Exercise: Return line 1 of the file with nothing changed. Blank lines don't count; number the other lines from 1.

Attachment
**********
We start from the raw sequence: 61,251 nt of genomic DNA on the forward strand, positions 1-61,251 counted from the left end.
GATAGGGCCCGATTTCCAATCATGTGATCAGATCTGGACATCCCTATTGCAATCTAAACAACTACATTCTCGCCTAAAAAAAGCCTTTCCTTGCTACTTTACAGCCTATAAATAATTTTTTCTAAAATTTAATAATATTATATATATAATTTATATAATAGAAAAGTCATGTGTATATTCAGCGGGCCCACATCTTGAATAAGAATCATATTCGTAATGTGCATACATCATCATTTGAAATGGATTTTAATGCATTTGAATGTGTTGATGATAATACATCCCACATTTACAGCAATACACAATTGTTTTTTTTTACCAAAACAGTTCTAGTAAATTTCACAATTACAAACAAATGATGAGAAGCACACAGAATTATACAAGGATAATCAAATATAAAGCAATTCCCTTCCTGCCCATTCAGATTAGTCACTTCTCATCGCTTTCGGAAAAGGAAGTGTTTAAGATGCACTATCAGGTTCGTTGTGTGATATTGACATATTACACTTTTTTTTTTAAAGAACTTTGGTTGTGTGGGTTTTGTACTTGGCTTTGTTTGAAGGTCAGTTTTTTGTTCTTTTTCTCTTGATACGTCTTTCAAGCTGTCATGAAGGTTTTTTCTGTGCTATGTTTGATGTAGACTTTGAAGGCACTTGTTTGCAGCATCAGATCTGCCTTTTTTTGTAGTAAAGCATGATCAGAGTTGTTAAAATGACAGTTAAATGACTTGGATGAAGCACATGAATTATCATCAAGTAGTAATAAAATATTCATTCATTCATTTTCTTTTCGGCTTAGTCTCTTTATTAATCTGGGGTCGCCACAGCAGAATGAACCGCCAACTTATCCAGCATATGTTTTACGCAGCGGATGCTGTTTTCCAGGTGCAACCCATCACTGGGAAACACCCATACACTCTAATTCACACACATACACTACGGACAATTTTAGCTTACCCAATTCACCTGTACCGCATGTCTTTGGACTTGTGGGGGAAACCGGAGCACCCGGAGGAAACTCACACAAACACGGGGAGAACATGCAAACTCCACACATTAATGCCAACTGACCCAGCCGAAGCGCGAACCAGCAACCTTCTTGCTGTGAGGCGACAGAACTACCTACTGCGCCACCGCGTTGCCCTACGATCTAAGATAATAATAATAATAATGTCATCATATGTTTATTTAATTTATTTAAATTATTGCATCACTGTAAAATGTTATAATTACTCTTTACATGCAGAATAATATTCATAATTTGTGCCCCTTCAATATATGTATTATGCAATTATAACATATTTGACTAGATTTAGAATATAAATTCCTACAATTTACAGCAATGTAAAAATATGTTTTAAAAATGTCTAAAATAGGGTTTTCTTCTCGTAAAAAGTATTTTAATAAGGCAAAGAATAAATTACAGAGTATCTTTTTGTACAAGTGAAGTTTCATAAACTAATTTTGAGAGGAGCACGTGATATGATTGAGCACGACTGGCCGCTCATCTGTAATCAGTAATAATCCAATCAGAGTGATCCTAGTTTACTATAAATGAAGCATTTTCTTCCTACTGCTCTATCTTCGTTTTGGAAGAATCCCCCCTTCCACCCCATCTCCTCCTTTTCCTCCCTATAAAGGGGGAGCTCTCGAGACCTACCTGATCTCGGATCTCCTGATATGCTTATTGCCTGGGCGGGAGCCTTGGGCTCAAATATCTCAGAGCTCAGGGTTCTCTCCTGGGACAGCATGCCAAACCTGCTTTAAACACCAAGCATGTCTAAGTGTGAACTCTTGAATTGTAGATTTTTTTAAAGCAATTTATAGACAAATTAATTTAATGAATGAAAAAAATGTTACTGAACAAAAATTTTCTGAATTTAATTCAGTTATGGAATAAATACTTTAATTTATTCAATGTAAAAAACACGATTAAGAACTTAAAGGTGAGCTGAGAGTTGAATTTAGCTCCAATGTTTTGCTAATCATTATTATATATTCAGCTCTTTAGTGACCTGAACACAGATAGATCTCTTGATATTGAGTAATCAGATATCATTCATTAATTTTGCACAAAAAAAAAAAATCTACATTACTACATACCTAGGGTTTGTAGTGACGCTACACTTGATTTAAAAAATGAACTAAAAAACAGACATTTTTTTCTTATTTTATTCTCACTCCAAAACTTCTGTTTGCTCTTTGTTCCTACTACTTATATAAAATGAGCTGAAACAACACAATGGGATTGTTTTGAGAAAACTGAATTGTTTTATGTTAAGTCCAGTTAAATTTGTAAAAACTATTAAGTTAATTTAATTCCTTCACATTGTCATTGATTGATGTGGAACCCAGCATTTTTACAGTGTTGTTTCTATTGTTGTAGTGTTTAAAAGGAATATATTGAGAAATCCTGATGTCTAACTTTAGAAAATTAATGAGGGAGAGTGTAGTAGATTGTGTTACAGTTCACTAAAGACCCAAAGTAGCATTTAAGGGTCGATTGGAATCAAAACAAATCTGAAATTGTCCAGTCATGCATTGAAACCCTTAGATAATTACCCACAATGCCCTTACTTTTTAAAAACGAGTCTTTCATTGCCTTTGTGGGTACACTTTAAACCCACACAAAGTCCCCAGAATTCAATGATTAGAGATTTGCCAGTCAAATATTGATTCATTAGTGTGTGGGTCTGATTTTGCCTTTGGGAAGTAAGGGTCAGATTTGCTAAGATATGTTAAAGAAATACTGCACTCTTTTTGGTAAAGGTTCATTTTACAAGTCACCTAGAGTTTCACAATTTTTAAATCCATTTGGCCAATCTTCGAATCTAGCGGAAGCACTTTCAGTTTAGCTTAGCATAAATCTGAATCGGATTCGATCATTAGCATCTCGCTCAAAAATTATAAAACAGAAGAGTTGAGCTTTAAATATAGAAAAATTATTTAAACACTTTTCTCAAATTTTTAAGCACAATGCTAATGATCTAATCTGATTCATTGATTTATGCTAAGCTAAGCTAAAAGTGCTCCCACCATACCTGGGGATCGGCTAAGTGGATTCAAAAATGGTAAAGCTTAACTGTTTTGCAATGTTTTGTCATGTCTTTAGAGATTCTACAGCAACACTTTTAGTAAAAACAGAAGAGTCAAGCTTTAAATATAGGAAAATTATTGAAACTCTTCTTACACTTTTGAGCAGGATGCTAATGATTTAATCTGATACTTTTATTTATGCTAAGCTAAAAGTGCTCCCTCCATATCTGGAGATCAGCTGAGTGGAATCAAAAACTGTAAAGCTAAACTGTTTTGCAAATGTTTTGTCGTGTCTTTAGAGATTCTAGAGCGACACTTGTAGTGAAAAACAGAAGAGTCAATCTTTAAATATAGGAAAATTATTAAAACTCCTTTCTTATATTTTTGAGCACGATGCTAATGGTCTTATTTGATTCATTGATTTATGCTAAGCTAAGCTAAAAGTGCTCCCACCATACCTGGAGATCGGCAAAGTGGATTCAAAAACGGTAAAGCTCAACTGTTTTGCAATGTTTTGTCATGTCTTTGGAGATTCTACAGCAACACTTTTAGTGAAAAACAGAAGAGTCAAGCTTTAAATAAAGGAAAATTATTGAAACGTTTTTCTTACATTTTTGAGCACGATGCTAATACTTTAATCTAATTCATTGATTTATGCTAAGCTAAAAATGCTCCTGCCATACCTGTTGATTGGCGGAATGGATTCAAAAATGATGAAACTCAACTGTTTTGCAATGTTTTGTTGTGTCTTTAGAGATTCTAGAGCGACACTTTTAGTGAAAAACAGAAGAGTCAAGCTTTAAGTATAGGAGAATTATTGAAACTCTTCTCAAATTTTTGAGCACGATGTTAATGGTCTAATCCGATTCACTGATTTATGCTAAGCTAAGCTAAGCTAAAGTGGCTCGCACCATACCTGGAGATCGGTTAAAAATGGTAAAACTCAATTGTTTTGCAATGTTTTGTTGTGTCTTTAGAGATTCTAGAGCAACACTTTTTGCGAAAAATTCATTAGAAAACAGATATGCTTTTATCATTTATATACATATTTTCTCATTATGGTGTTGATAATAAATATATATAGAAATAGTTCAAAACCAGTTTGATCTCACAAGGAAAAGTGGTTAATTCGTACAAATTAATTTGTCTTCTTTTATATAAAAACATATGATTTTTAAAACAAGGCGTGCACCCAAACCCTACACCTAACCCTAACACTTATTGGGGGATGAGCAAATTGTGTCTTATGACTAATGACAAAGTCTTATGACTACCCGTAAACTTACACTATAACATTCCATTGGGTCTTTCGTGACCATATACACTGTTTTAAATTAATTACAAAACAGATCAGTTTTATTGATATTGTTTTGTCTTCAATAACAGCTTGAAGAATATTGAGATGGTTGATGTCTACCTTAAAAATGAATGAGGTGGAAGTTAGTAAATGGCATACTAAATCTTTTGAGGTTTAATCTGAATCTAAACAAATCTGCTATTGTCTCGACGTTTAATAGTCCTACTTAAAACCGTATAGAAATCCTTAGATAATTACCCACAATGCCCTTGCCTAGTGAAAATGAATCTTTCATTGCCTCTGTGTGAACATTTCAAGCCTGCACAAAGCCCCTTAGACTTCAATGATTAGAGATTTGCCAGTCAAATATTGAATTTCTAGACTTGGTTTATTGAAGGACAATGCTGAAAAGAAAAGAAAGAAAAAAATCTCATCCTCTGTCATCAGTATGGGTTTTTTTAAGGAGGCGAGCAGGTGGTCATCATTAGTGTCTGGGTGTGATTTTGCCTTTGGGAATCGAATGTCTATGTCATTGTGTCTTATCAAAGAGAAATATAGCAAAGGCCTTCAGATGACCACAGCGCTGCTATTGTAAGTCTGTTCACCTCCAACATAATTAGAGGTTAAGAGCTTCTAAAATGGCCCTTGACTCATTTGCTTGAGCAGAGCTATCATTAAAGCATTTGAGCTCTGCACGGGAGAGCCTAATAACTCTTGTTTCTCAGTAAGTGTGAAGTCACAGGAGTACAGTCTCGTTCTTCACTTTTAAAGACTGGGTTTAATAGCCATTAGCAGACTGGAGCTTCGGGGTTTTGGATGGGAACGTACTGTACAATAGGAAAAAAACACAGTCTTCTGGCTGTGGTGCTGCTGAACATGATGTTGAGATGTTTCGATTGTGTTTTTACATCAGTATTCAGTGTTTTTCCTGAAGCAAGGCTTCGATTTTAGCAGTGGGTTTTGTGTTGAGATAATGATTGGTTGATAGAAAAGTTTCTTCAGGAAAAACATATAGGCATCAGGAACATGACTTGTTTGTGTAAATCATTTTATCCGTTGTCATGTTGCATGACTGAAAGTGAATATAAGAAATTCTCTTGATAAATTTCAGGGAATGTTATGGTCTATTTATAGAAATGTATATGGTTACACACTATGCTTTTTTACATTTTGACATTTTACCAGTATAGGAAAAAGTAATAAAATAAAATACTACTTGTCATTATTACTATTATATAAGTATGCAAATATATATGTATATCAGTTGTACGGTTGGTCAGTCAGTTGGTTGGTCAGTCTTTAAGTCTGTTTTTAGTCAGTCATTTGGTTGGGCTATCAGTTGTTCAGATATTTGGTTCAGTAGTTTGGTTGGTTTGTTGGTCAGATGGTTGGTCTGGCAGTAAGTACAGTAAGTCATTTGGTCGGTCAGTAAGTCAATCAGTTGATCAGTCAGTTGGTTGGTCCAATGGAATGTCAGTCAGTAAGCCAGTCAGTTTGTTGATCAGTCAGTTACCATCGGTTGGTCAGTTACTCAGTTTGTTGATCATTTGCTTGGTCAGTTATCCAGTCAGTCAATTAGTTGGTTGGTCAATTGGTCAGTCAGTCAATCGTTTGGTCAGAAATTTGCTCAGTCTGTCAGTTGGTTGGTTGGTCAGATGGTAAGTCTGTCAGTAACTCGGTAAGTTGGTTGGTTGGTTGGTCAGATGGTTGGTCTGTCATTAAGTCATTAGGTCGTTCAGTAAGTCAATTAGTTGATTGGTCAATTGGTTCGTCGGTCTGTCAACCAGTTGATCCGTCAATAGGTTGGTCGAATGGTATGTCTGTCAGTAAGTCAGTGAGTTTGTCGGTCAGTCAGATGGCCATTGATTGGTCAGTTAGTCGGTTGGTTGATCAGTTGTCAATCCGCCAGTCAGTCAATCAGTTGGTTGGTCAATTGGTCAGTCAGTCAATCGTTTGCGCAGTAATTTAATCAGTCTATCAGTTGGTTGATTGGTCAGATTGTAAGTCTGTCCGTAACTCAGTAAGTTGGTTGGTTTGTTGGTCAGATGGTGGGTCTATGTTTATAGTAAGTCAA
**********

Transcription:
We start from the raw sequence: 61,251 nt of genomic DNA on the forward strand, positions 1-61,251 counted from the left end.